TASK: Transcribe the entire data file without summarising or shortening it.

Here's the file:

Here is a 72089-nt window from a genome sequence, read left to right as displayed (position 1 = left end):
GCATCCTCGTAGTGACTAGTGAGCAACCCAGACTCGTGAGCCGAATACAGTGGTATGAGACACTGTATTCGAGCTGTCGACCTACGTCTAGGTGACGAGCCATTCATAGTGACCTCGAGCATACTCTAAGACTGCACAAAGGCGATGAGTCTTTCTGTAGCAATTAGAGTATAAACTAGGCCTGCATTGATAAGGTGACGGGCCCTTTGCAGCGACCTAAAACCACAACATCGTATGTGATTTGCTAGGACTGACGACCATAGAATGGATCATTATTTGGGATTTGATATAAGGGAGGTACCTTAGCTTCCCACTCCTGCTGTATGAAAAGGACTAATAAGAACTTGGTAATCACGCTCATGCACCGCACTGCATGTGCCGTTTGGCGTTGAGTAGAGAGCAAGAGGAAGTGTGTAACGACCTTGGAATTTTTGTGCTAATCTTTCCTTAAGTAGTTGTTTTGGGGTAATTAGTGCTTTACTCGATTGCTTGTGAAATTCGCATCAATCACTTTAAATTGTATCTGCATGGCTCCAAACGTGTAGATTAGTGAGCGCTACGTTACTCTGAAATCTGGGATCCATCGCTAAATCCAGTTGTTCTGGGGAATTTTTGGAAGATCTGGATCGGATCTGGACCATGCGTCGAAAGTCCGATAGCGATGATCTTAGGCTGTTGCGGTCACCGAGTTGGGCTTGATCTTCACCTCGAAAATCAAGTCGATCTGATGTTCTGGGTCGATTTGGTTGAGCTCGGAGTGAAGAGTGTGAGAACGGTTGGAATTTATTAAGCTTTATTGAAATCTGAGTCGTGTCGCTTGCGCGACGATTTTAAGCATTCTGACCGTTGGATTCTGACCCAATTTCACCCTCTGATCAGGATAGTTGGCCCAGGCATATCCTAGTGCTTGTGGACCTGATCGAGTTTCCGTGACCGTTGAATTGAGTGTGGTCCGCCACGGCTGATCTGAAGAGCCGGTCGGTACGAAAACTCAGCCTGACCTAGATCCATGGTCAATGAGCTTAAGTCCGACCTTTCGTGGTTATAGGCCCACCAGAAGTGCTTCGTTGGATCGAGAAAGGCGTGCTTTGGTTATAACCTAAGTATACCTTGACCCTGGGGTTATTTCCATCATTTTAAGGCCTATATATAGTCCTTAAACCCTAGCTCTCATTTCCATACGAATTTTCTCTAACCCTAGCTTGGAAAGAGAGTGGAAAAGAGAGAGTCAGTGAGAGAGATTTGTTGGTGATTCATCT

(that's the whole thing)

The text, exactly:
Here is a 72089-nt window from a genome sequence, read left to right as displayed (position 1 = left end):
GCATCCTCGTAGTGACTAGTGAGCAACCCAGACTCGTGAGCCGAATACAGTGGTATGAGACACTGTATTCGAGCTGTCGACCTACGTCTAGGTGACGAGCCATTCATAGTGACCTCGAGCATACTCTAAGACTGCACAAAGGCGATGAGTCTTTCTGTAGCAATTAGAGTATAAACTAGGCCTGCATTGATAAGGTGACGGGCCCTTTGCAGCGACCTAAAACCACAACATCGTATGTGATTTGCTAGGACTGACGACCATAGAATGGATCATTATTTGGGATTTGATATAAGGGAGGTACCTTAGCTTCCCACTCCTGCTGTATGAAAAGGACTAATAAGAACTTGGTAATCACGCTCATGCACCGCACTGCATGTGCCGTTTGGCGTTGAGTAGAGAGCAAGAGGAAGTGTGTAACGACCTTGGAATTTTTGTGCTAATCTTTCCTTAAGTAGTTGTTTTGGGGTAATTAGTGCTTTACTCGATTGCTTGTGAAATTCGCATCAATCACTTTAAATTGTATCTGCATGGCTCCAAACGTGTAGATTAGTGAGCGCTACGTTACTCTGAAATCTGGGATCCATCGCTAAATCCAGTTGTTCTGGGGAATTTTTGGAAGATCTGGATCGGATCTGGACCATGCGTCGAAAGTCCGATAGCGATGATCTTAGGCTGTTGCGGTCACCGAGTTGGGCTTGATCTTCACCTCGAAAATCAAGTCGATCTGATGTTCTGGGTCGATTTGGTTGAGCTCGGAGTGAAGAGTGTGAGAACGGTTGGAATTTATTAAGCTTTATTGAAATCTGAGTCGTGTCGCTTGCGCGACGATTTTAAGCATTCTGACCGTTGGATTCTGACCCAATTTCACCCTCTGATCAGGATAGTTGGCCCAGGCATATCCTAGTGCTTGTGGACCTGATCGAGTTTCCGTGACCGTTGAATTGAGTGTGGTCCGCCACGGCTGATCTGAAGAGCCGGTCGGTACGAAAACTCAGCCTGACCTAGATCCATGGTCAATGAGCTTAAGTCCGACCTTTCGTGGTTATAGGCCCACCAGAAGTGCTTCGTTGGATCGAGAAAGGCGTGCTTTGGTTATAACCTAAGTATACCTTGACCCTGGGGTTATTTCCATCATTTTAAGGCCTATATATAGTCCTTAAACCCTAGCTCTCATTTCCATACGAATTTTCTCTAACCCTAGCTTGGAAAGAGAGTGGAAAAGAGAGAGTCAGTGAGAGAGATTTGTTGGTGATTCATCT